She felt certain she could never go back to work as a nurse again. She talked about leaving Brooklyn. Every time she went out on the street, she was reminded of her attacker.
Something, she said, died on January 31, and “I don’t know how to get it back.”
By late spring she was beginning to see hints of light. Occasionally she caught a glimpse of her former self. She could even envision a future. “I’d like to go to a park sometime and enjoy a picnic,” she said. “I’d like to go to a beach sometime and sit on a chair and just get air.”
Editor’s note: Elenita Congco participated in an extensive phone interview for this article on May 31, 2011. She died on June 27, before the article was completed. Her son has given permission for his mother’s story to be published. Kingsboro Psychiatric Center declined to comment for this article.
Article by Leslie Stainton
Advocate, Counselor, Guardian Angel
Although he experiences “a lot of vicarious stress” on his job and says most days “I go home a dishrag,” Jonathan Rosen, MS ’95, knows he’s lucky. Lucky to have a job in a safe environment. Lucky to have a family. Lucky to be the guy on the other end of the line when someone like Elenita Congco or Jill Dangler phones for help.
“If you want to really have an impact in my world,” says the SPH alumnus, “then you try to come up with some innovation that will prevent the kind of workplace violence that led to Elenita’s demise.”
An industrial hygienist by training, Rosen directs the occupational health and safety department of the New York State Public Employees Federation—a labor union representing 55,000 professional, scientific, and technical employees of New York state government agencies, among them more than 15,000 nurses and health-care professionals. These men and women, Rosen says, serve on the frontlines of some of the most dangerous places in the United States: psychiatric hospitals, prisons, youth detention facilities, nursing homes. While his job also touches on issues such as ergonomics and indoor environmental quality, Rosen has made workplace violence a primary focus for the past 20 years.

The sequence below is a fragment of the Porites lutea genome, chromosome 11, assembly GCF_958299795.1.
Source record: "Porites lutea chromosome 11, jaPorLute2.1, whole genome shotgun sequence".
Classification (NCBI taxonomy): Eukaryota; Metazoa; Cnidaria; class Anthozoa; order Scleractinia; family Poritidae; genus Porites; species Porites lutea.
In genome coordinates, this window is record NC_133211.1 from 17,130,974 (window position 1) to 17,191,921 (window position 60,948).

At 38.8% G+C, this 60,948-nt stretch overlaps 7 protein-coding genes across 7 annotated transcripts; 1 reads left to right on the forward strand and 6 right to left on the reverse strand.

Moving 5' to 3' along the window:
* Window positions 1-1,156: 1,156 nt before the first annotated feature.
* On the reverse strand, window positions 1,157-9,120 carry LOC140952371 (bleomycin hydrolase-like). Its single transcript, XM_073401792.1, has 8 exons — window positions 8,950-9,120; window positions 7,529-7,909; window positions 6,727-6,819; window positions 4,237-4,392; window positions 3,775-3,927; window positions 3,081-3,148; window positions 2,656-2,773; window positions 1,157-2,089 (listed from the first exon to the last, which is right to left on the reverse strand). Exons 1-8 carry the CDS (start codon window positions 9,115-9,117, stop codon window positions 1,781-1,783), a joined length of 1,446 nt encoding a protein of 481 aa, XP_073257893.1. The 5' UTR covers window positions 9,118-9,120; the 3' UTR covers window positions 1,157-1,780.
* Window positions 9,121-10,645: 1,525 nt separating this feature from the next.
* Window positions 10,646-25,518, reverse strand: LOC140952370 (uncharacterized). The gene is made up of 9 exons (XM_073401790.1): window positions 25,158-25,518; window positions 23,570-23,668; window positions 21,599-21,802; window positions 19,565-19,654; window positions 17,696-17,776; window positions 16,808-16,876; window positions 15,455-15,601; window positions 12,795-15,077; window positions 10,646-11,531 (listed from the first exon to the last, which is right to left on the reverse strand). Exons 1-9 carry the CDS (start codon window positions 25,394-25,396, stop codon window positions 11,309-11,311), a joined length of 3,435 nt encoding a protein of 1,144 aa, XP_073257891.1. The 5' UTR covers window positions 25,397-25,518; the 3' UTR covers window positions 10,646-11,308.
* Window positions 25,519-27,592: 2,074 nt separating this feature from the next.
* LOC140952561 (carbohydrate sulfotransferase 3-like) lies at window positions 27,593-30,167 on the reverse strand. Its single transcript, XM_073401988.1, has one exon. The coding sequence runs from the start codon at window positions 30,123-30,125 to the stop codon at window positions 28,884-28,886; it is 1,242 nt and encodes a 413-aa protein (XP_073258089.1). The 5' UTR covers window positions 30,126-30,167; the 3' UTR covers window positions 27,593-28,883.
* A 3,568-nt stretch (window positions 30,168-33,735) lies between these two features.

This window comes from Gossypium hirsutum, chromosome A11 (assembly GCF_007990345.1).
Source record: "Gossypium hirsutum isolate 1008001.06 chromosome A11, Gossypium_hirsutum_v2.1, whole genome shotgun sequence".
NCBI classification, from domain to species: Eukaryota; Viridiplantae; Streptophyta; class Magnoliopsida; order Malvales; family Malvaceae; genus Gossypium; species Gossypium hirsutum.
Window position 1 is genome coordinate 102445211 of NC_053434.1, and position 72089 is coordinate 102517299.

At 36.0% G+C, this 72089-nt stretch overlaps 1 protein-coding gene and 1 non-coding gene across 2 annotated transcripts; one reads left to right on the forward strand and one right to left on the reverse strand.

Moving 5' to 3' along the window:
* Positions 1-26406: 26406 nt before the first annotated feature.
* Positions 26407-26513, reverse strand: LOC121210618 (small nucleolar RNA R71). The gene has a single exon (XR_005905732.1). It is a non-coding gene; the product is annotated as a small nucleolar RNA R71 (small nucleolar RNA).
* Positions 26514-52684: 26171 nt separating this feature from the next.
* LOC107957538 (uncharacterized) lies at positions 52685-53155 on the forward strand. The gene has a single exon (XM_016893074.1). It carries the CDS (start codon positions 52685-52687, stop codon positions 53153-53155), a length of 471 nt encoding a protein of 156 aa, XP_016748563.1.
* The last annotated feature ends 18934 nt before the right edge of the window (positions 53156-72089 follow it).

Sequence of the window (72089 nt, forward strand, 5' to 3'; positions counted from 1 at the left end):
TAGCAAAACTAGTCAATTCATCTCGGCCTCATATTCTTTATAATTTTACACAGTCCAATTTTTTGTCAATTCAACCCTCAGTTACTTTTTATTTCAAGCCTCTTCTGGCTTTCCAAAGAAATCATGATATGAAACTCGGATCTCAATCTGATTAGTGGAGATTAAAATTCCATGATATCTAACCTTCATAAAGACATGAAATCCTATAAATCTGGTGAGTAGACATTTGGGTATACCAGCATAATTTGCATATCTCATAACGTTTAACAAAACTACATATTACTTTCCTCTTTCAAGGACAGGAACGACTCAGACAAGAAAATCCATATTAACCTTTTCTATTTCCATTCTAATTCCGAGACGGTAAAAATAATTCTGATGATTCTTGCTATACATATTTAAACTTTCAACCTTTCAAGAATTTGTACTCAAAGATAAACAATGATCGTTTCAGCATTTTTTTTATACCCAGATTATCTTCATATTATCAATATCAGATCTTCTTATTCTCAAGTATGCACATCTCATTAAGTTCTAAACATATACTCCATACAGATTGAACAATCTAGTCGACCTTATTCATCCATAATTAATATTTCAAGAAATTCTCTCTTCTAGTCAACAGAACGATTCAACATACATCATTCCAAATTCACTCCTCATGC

You only have to “see the battered faces and talk to the traumatized people” to see the gravity of the problem, he says. “Often these are career-ending injuries.” Recent budget cuts have only worsened the “perfect storm for violence” that can occur when overburdened health care workers come into contact with patients, inmates, juvenile offenders, or others who are suffering from mental illness or have been traumatized.
Rosen played a key role in the passage of state legislation in 2006 to protect New York’s public employees from violence in the workplace. The strongest, most comprehensive legislation of its kind in the country, it includes a written policy program for evaluating and controlling workplace violence and reporting, recording, and responding to incidents of workplace violence, as well as both general and site-specific training requirements.
Rosen also helped pass a state law guaranteeing that workers who are assaulted on the job get up to two years of leave before being subjected to termination, and he played an advisory role in a collective bargaining agreement that provides two years of health-benefit coverage to assaulted state workers. He has been instrumental, too, in establishing peer-based trauma-response teams in several state-run facilities—a development he sees as “part of the solution.”
If employees are to recover from PTSD and be effective at their jobs, work environments must be as safe as possible, Rosen points out. “War veterans don’t have to return to the battleground, and crime victims don’t have to return to the scene of the crime, but nurses like Elenita are expected to return to the workplace where they were victimized and often even work with the patients who assaulted them.”
More on the “Stop Workplace Violence” campaign by the New York State Public Employees Federation.